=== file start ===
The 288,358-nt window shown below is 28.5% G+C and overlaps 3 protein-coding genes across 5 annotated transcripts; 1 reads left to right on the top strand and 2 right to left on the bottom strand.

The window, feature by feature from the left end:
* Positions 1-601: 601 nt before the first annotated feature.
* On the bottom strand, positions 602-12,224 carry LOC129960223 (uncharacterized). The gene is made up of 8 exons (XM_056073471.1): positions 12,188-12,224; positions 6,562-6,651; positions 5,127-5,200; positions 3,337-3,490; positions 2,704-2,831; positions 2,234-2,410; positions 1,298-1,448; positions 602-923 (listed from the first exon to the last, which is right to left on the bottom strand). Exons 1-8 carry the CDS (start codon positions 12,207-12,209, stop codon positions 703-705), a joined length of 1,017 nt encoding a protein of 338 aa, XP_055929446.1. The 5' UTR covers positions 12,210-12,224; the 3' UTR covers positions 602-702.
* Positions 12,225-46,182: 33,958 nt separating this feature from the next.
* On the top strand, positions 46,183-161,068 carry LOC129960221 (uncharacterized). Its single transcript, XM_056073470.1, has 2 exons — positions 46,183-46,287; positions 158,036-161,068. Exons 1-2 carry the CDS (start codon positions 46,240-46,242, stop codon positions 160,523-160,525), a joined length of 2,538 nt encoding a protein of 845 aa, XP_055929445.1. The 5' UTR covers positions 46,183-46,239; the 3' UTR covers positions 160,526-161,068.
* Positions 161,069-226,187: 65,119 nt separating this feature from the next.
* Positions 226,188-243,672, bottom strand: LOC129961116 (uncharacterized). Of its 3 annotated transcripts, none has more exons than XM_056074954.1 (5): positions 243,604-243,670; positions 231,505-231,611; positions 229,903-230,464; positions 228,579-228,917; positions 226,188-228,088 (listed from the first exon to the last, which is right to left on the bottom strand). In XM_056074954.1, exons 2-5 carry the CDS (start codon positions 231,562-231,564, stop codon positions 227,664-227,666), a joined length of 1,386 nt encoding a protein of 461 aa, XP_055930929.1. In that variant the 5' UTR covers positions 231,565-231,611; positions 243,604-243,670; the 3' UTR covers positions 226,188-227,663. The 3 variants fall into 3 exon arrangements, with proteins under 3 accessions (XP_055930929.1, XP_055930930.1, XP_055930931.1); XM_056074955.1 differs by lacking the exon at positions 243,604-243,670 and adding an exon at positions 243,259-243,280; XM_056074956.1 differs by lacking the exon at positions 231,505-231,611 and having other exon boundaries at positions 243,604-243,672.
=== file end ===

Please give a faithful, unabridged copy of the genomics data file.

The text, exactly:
The 288,358-nt window shown below is 28.5% G+C and overlaps 3 protein-coding genes across 5 annotated transcripts; 1 reads left to right on the top strand and 2 right to left on the bottom strand.

The window, feature by feature from the left end:
* Positions 1-601: 601 nt before the first annotated feature.
* On the bottom strand, positions 602-12,224 carry LOC129960223 (uncharacterized). The gene is made up of 8 exons (XM_056073471.1): positions 12,188-12,224; positions 6,562-6,651; positions 5,127-5,200; positions 3,337-3,490; positions 2,704-2,831; positions 2,234-2,410; positions 1,298-1,448; positions 602-923 (listed from the first exon to the last, which is right to left on the bottom strand). Exons 1-8 carry the CDS (start codon positions 12,207-12,209, stop codon positions 703-705), a joined length of 1,017 nt encoding a protein of 338 aa, XP_055929446.1. The 5' UTR covers positions 12,210-12,224; the 3' UTR covers positions 602-702.
* Positions 12,225-46,182: 33,958 nt separating this feature from the next.
* On the top strand, positions 46,183-161,068 carry LOC129960221 (uncharacterized). Its single transcript, XM_056073470.1, has 2 exons — positions 46,183-46,287; positions 158,036-161,068. Exons 1-2 carry the CDS (start codon positions 46,240-46,242, stop codon positions 160,523-160,525), a joined length of 2,538 nt encoding a protein of 845 aa, XP_055929445.1. The 5' UTR covers positions 46,183-46,239; the 3' UTR covers positions 160,526-161,068.
* Positions 161,069-226,187: 65,119 nt separating this feature from the next.
* Positions 226,188-243,672, bottom strand: LOC129961116 (uncharacterized). Of its 3 annotated transcripts, none has more exons than XM_056074954.1 (5): positions 243,604-243,670; positions 231,505-231,611; positions 229,903-230,464; positions 228,579-228,917; positions 226,188-228,088 (listed from the first exon to the last, which is right to left on the bottom strand). In XM_056074954.1, exons 2-5 carry the CDS (start codon positions 231,562-231,564, stop codon positions 227,664-227,666), a joined length of 1,386 nt encoding a protein of 461 aa, XP_055930929.1. In that variant the 5' UTR covers positions 231,565-231,611; positions 243,604-243,670; the 3' UTR covers positions 226,188-227,663. The 3 variants fall into 3 exon arrangements, with proteins under 3 accessions (XP_055930929.1, XP_055930930.1, XP_055930931.1); XM_056074955.1 differs by lacking the exon at positions 243,604-243,670 and adding an exon at positions 243,259-243,280; XM_056074956.1 differs by lacking the exon at positions 231,505-231,611 and having other exon boundaries at positions 243,604-243,672.